The gold-to-GDP ratio for the Eurozone is 3.6%; not as high as Russia, but double the U.S. ratio. On the whole, Russia is the strongest gold power in the world.


    • Replies: @FKA Max
  129. anon[108] • Disclaimer says:
    @FKA Max

    I wonder if GDP can be misleading .. Companies whose valuation are in multiple of billions but don’t pay taxes and don’t hire enough employees can distort GDP . Military spending from this kind of GDP doesn’t reflect true cost . Military budget comes from taxes received by government from companies and employees . Again I might be completely wrong .

    • Replies: @FKA Max
  130. FKA Max says: • Website

    I’m not sure I understand your points correctly?

    I don’t believe company valuations/market capitalization is counted in the GDP.

    But maybe I misunderstood your point?

    These are very good videos by Paul Krugman and Joseph Stiglitz on inflation targeting and tax revenue maximization:

    Paul Krugman: There is an argument for doubling the Fed’s inflation target


    Joseph Stiglitz thinks the Fed should raise the inflation target

    Paul Krugman on tax revenue maximization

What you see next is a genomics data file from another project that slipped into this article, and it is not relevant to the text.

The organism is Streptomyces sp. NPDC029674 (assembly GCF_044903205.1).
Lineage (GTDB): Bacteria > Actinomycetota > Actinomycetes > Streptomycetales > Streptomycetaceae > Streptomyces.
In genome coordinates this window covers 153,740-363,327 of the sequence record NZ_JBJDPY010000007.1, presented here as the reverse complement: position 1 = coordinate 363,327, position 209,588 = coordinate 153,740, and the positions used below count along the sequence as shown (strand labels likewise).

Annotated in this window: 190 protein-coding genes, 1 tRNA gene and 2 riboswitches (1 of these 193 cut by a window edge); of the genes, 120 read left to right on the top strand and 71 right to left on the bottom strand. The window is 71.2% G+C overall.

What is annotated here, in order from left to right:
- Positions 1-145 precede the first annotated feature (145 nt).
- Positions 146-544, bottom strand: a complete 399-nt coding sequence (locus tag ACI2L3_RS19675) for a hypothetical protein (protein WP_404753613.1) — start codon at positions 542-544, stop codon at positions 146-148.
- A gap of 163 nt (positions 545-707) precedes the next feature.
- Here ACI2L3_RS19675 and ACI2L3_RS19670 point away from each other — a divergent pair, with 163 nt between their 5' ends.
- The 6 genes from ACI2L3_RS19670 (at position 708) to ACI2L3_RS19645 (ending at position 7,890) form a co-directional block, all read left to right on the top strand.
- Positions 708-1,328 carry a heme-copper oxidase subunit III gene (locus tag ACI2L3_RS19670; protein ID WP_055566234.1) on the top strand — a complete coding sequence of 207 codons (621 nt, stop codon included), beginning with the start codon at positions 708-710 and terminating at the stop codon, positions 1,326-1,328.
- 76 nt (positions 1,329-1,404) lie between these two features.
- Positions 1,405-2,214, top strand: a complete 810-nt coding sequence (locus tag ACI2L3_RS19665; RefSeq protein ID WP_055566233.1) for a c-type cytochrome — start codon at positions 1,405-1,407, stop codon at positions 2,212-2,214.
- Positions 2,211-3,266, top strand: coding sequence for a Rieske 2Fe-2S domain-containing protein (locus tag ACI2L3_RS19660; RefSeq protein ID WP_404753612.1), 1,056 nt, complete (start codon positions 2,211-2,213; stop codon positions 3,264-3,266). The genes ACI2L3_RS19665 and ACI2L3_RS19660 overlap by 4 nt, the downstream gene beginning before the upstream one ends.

Krugman Praises Paul Ryan’s Corporate Tax Reform Plan

    Border-adjustment tax (United States)

    In the United States, the Republican Party in 2016 included most of Auerbach’s recommendations in their policy paper “A Better Way — Our Vision for a Confident America”,[7] which promoted a move to “a destination-basis tax system.”[8]:27[9] As of February 2017, the proposal was the subject of heated debate – with Gary Cohn, Director of the National Economic Council opposing it[10] and the Koch brothers-funded Americans for Prosperity (AFP) lobby group, unveiling their plan to fight the tax.[11]


    ” It would “protect the U.S. tax base by improving business incentives” by “changing the system from taxing companies based on where they produce to based on where they sell.”